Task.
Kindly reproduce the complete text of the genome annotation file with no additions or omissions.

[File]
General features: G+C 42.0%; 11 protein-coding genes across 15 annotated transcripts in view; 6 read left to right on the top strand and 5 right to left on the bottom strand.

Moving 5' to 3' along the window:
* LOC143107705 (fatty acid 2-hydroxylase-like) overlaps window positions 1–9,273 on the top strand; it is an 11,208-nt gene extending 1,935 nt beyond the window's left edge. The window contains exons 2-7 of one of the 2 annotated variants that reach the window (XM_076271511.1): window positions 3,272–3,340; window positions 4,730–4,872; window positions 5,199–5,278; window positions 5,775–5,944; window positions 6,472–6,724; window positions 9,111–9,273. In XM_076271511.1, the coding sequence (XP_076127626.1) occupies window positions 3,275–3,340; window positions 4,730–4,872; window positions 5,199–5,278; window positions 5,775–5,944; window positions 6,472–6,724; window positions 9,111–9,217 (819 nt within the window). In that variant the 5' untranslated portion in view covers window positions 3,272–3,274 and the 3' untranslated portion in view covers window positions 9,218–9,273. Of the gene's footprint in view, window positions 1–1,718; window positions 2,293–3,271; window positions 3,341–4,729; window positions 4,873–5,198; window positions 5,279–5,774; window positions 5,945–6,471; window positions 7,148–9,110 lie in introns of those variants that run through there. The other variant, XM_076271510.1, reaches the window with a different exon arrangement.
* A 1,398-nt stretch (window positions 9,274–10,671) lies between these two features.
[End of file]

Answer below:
General features: G+C 42.0%; 11 protein-coding genes across 15 annotated transcripts in view; 6 read left to right on the top strand and 5 right to left on the bottom strand.

Moving 5' to 3' along the window:
* LOC143107705 (fatty acid 2-hydroxylase-like) overlaps window positions 1–9,273 on the top strand; it is an 11,208-nt gene extending 1,935 nt beyond the window's left edge. The window contains exons 2-7 of one of the 2 annotated variants that reach the window (XM_076271511.1): window positions 3,272–3,340; window positions 4,730–4,872; window positions 5,199–5,278; window positions 5,775–5,944; window positions 6,472–6,724; window positions 9,111–9,273. In XM_076271511.1, the coding sequence (XP_076127626.1) occupies window positions 3,275–3,340; window positions 4,730–4,872; window positions 5,199–5,278; window positions 5,775–5,944; window positions 6,472–6,724; window positions 9,111–9,217 (819 nt within the window). In that variant the 5' untranslated portion in view covers window positions 3,272–3,274 and the 3' untranslated portion in view covers window positions 9,218–9,273. Of the gene's footprint in view, window positions 1–1,718; window positions 2,293–3,271; window positions 3,341–4,729; window positions 4,873–5,198; window positions 5,279–5,774; window positions 5,945–6,471; window positions 7,148–9,110 lie in introns of those variants that run through there. The other variant, XM_076271510.1, reaches the window with a different exon arrangement.
* A 1,398-nt stretch (window positions 9,274–10,671) lies between these two features.